HOW TO BEGIN contains poetry prompts and exercises that will stimulate and energize poets at all levels in the mastery of their craft. Prompts developed, adapted, and tested in the “poetry kitchens” of the Fresh Ink Poetry Collective, a writing group based in the San Francisco Bay Area.

Established more than twenty-five years ago, the Fresh Ink Poetry Collective formed when the original group members met when taking classes from Jannie Dresser, the San Francisco Bay Area poet, editor and publisher. Only a few of the original members remain; many moved away and quickly established Fresh Ink groups in their new communities.

The Fresh Ink poets gather together in one another’s homes, online, or in coffee shops to share their love of poetry, find inspiration in sharing writing exercises provided by each other, and to give and receive valuable feedback and encouragement on their own work.

Michel, founder of Raven & Wren Press, joined Fresh Ink in 2010. She says that the idea for this book began two years ago, when members discussed the draft poems generated through their exercises. “Someone suggested we compile our prompts in a book. As someone with publishing experience, I offered to be the lead.”

Compiling the prompts and matching the prompts to the Fresh Ink poets work was labor intensive, but well worth it. “Fresh Ink welcomed me into its group at a difficult time in my life. The poets nurture and sustain, inspire and console one another. Each of us understands how vitally important poetry is by expressing that which cannot be said in any other way. We have found that poetry helps us engage in and pay witness to the world in which we live, the whole big sticky mess.”

Raven & Wren and the Fresh Ink Poetry Collective is planning a date for the book’s virtual launch, mid-November.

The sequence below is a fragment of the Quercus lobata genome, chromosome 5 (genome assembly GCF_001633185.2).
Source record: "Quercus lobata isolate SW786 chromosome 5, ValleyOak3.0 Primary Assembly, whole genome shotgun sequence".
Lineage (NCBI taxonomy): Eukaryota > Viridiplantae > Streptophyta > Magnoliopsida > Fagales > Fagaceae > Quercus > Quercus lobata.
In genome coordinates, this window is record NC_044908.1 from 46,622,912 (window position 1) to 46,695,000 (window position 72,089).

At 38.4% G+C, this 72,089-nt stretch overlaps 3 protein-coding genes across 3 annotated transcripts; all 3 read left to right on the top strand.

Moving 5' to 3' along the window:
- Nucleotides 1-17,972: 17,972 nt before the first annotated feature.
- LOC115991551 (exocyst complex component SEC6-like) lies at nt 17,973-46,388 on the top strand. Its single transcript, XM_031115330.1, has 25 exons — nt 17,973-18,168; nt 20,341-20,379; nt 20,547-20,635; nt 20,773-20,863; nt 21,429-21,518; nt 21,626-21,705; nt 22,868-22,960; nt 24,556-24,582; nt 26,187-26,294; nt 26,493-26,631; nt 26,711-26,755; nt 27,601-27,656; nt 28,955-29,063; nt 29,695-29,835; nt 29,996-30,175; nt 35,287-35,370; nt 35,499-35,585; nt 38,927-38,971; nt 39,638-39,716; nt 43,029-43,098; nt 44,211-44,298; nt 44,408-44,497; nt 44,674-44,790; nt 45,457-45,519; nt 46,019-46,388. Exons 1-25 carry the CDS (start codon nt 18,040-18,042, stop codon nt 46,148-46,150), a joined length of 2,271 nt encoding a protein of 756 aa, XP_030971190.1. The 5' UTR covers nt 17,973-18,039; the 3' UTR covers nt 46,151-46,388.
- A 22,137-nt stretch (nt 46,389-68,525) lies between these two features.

Florence Miller, James M. LeCuyer, and Robin Michel will be featured readers at Poetry at the Bette, at the Frank Bette Center for the Arts, 1601 Paru Street, in Alameda, on Saturday, January 11, 2020, 7-9 PM. Readings by the featured poets will be followed by an open mic.

James M. LeCuyer and Florence Miller

Florence Miller’s second poetry collection, After Rain a Little Girl Straightening Worms (Raven & Wren Press) was released in 2019 when Florence was 96. Upriver (Shakespeare’s Sisters Press), her first book, was published in 2012. Her work appears in many publications, including Modern Haiku, the Paterson Literary Review, Blue Unicorn, LYNX, Brussels Sprout, Passager, Crazy Ladies and Milvia Street. Florence taught Creating Writing and English at McClymonds High School in Oakland, and the 1972 Emmy-winning film by Allen Willis, Can You Hear Me? Young Black Poets from the Ghetto, is based on her students and their work.

Florence Miller, who lives in Fremont, was born in Newark, New Jersey, in 1922. Her family moved to West Orange soon after. Many of Florence’s poems capture the pain and confusion she experienced when her father lost his drugstore and the family their home during the Great Depression. Poet Sara Mithra wrote of Florence’s that “Autobiographical images gleaned from the Great Depression accrue a mythic thickness under Miller’s spare line…”

Poet and writer James M. LeCuyer’s most recently published book is a collection of short fiction, Duck Lessons (Darkhouse Books, 2018). He has also published two collections of poetry, Threnody for Sturgeon, and A Brick for Offissa Pup (Floating Island Press, 1979). One of his poems from the latter expresses his commitment to the poet as activist: “To be a poet / you must…/ place words in the world / through / what burns in you so often / like the flaming heart of Dresden…”

Raven & Wren Press publisher Robin Michel is also a writer and poet whose work can be seen in San Pedro River Review, Rappahannock Review, South 85 Journal, and elsewhere. She belongs to the poetry collectives, Fresh Ink (East Bay) and Wild Women Writing (SF). In 2019, she founded the Raven & Wren Press in order to help “feather a nest” for Florence’s exceptionally fine and moving poetry. “Working with Florence on After Rain a Little Girl Straightening Worms has been an incredible gift and learning experience, and I am profoundly grateful to her.”